“Gate of Heaven,” Rita Bennett
Risa Miller has chosen a good arena for her amateurish first novel, Welcome to Heavenly Heights
. Her book recounts the experiences of an American Orthodox woman and family who immigrate from Baltimore to an urban suburb in Israel's West Bank. But the novel has no plot. None at all. Events occur, but nothing happens.
Maybe that’s what real life is like – one darn thing after another. So Tova, husband and children cope with the move, head lice, the road to Jerusalem, dust storms, money worries and the neighbors while the reader wonders when the story will begin. Finally, on page 85, one of Tova’s children falls through the glass top of a table. At last – injury! conflict! drama! But no, the child is uninjured, and the subject is dropped until about 40 pages later when we learn that the glass has been replaced.
Around page 140, there's an exciting sequence, the best in the book, in which two 10-year-old schoolboys, Yossi and Binny (neither of them Tova’s children), get so drunk on Purim that one of them starts passing out and seems to be in serious medical trouble. Yossi, instigator of the drinking bout, brings Binny home to his doorstep and leaves him lying there (thoughtfully turning him on his side so he won't choke on his own vomit). Looking up at apartment windows “like shiny eyes,” he wonders “why they were crying.” That suggests that Binny is going to die. And then – well, nothing. Dropped and never mentioned again. Binny turns up later in the narrative, so we assume he didn’t die.
True, a novel can downplay plot in favor of thematic connections, intensity of event and consistent power of language, but those elements too are mostly missing here.. The novel has some nicely turned phrases (Tova preparing for aliyah was “like a political cartoon with her feet in one continent and her head in another”), but useful or interesting insights are few. Some paragraphs demand rereading to clarify what is being told, and we get lots of details that ultimately don’t matter. For example, after the kid goes through the tabletop, the floor “glittered like mica, even after two vacuumings” and the “frame of the table stood empty, hollow and lonely” – all of which adds to the sense that something portentous has happened, even though we soon figure out that nothing at all has happened.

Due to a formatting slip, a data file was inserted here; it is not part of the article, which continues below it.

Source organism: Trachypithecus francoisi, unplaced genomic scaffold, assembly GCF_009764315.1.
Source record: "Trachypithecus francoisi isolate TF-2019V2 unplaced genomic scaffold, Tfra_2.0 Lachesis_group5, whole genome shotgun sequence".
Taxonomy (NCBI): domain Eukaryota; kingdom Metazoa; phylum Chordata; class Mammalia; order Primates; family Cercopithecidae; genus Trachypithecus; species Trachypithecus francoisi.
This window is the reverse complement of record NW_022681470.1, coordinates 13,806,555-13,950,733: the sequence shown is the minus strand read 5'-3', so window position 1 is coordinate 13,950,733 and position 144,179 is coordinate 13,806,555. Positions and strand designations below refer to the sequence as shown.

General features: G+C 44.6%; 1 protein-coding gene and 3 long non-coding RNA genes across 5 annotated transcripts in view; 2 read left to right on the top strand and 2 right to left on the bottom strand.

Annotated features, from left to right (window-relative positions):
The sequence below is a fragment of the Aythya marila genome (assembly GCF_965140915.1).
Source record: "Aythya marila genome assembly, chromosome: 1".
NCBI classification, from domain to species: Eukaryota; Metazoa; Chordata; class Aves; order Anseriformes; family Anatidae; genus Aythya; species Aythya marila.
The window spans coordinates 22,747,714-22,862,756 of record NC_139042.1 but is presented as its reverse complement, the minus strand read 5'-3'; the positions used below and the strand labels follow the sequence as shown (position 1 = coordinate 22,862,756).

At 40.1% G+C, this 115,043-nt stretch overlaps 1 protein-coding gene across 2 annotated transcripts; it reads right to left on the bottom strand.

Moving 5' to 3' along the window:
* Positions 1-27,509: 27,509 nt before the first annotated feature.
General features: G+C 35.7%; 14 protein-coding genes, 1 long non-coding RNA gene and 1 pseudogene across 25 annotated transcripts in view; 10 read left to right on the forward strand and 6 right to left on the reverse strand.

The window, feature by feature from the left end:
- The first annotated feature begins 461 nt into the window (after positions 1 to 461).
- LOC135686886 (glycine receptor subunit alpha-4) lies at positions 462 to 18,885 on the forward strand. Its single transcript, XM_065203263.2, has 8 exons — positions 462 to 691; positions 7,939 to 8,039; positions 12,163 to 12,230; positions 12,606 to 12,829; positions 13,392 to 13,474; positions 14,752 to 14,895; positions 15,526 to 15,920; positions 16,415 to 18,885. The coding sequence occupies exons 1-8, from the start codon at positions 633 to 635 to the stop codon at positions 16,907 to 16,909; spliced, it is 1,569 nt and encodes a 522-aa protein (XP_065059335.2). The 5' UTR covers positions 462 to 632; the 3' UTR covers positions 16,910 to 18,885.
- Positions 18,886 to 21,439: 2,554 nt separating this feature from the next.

To complicate matters, Miller switches narrative points of view to include the stories of three neighbor couples, a Holocaust survivor who heads the building’s tenant committee and a local rabbi whose wife suffers from muscular sclerosis. The effect is to rob the reader of a unified vision or an evaluative writer’s eye that might, in the absence of a story line, direct our interest. With so many changes of narrator plus a plethora of undeveloped minor characters, we never get deeply involved in anyone’s life. Near the end of the novel, we’re suddenly told the separate personal story of Tova’s neighbor Sandy’s visiting sister Ceil, but we have no clue why we should care or why these various characters have not been conflated into half their number and their stories given connectives to provide some narrative forward motion.
Although published by a mainstream house, this novel, which inexplicably won the PEN Discovery Award, resembles the sort of fiction published by small Jewish presses for Orthodox young people and housewives. It is thick with insistence on the goodness of life in general and religious life in particular, and its blessings include no heavy hint of sex, violence, serious political disagreement or any other nasty thing. Everyone is basically well-intentioned and if anything really bad happens, it happens far away. One of the neighbor women has a sharp tongue, sometimes the wives may get tired or a little cranky with each other or the kids and helicopters overhead remind the characters that there’s a war going on elsewhere, but our heroine generally glows like Rivka of Sunnybrook Farm, bravely maintaining a bright disposition.
At novel’s end, the family returns semi-permanently to America to tend to Tova’s sick father-in-law in Florida. Tova, getting news by mail from her Israeli neighbors, feels wistfully far away from Israel but in truth seems relieved by the distance. Is this the author’s caption to the aliyah experience? A remark about the questionable commitment of American immigrants? That’s another point not clarified.
One wants to like this novel, or this collection of fictionalized journal entries, or whatever it is – after all, it’s about us Anglo immigrants, and it’s written by one of us, no doubt a nice and deserving person. But that’s exactly the trouble. Writers, Kafka informs us in his journals, “are not nice people.” Writers need some ruthlessness to penetrate through suburban niceness to the fierce and messy human truths beneath – and if not that, they should at least entertain us. Unfortunately, we get neither educated nor amused in Heavenly Heights.